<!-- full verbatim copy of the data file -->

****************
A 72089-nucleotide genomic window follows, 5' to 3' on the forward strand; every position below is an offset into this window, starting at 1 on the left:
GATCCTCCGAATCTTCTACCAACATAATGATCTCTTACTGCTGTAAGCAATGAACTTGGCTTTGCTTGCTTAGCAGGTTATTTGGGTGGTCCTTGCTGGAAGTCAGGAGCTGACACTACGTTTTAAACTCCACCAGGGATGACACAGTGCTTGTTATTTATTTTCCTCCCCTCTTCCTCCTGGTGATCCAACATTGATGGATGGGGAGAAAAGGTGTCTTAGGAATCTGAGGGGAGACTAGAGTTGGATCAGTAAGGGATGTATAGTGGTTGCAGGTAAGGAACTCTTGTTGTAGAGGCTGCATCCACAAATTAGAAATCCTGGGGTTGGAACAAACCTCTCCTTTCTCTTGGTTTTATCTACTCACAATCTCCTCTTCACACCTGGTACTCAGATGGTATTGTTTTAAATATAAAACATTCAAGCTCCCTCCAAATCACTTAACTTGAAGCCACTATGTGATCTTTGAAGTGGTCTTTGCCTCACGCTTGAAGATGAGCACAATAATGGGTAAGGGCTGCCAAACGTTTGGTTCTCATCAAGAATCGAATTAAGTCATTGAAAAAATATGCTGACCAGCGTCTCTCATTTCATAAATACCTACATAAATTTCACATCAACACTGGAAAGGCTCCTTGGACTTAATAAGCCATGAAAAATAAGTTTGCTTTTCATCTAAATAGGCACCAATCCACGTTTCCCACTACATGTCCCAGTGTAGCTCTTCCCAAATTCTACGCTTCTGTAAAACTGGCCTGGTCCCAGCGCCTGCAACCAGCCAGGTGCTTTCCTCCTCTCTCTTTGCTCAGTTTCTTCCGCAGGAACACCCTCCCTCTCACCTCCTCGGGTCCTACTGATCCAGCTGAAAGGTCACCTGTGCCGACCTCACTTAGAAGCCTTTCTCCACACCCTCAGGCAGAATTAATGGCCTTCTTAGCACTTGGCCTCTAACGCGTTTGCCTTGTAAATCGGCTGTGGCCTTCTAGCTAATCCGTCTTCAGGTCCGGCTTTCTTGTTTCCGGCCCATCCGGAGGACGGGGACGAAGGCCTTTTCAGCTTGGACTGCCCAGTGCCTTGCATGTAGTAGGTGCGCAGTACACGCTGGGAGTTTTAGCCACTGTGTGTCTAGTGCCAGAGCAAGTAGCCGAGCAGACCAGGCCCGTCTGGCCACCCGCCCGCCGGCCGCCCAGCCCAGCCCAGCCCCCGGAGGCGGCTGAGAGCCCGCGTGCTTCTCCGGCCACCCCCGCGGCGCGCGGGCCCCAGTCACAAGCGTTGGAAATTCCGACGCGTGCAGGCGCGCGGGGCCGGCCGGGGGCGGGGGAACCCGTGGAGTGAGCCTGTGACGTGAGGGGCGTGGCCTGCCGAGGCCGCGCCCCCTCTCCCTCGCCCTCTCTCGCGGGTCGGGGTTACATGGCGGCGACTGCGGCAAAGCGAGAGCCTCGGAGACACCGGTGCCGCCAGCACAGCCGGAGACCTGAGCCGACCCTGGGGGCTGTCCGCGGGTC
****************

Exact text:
A 72089-nucleotide genomic window follows, 5' to 3' on the forward strand; every position below is an offset into this window, starting at 1 on the left:
GATCCTCCGAATCTTCTACCAACATAATGATCTCTTACTGCTGTAAGCAATGAACTTGGCTTTGCTTGCTTAGCAGGTTATTTGGGTGGTCCTTGCTGGAAGTCAGGAGCTGACACTACGTTTTAAACTCCACCAGGGATGACACAGTGCTTGTTATTTATTTTCCTCCCCTCTTCCTCCTGGTGATCCAACATTGATGGATGGGGAGAAAAGGTGTCTTAGGAATCTGAGGGGAGACTAGAGTTGGATCAGTAAGGGATGTATAGTGGTTGCAGGTAAGGAACTCTTGTTGTAGAGGCTGCATCCACAAATTAGAAATCCTGGGGTTGGAACAAACCTCTCCTTTCTCTTGGTTTTATCTACTCACAATCTCCTCTTCACACCTGGTACTCAGATGGTATTGTTTTAAATATAAAACATTCAAGCTCCCTCCAAATCACTTAACTTGAAGCCACTATGTGATCTTTGAAGTGGTCTTTGCCTCACGCTTGAAGATGAGCACAATAATGGGTAAGGGCTGCCAAACGTTTGGTTCTCATCAAGAATCGAATTAAGTCATTGAAAAAATATGCTGACCAGCGTCTCTCATTTCATAAATACCTACATAAATTTCACATCAACACTGGAAAGGCTCCTTGGACTTAATAAGCCATGAAAAATAAGTTTGCTTTTCATCTAAATAGGCACCAATCCACGTTTCCCACTACATGTCCCAGTGTAGCTCTTCCCAAATTCTACGCTTCTGTAAAACTGGCCTGGTCCCAGCGCCTGCAACCAGCCAGGTGCTTTCCTCCTCTCTCTTTGCTCAGTTTCTTCCGCAGGAACACCCTCCCTCTCACCTCCTCGGGTCCTACTGATCCAGCTGAAAGGTCACCTGTGCCGACCTCACTTAGAAGCCTTTCTCCACACCCTCAGGCAGAATTAATGGCCTTCTTAGCACTTGGCCTCTAACGCGTTTGCCTTGTAAATCGGCTGTGGCCTTCTAGCTAATCCGTCTTCAGGTCCGGCTTTCTTGTTTCCGGCCCATCCGGAGGACGGGGACGAAGGCCTTTTCAGCTTGGACTGCCCAGTGCCTTGCATGTAGTAGGTGCGCAGTACACGCTGGGAGTTTTAGCCACTGTGTGTCTAGTGCCAGAGCAAGTAGCCGAGCAGACCAGGCCCGTCTGGCCACCCGCCCGCCGGCCGCCCAGCCCAGCCCAGCCCCCGGAGGCGGCTGAGAGCCCGCGTGCTTCTCCGGCCACCCCCGCGGCGCGCGGGCCCCAGTCACAAGCGTTGGAAATTCCGACGCGTGCAGGCGCGCGGGGCCGGCCGGGGGCGGGGGAACCCGTGGAGTGAGCCTGTGACGTGAGGGGCGTGGCCTGCCGAGGCCGCGCCCCCTCTCCCTCGCCCTCTCTCGCGGGTCGGGGTTACATGGCGGCGACTGCGGCAAAGCGAGAGCCTCGGAGACACCGGTGCCGCCAGCACAGCCGGAGACCTGAGCCGACCCTGGGGGCTGTCCGCGGGTC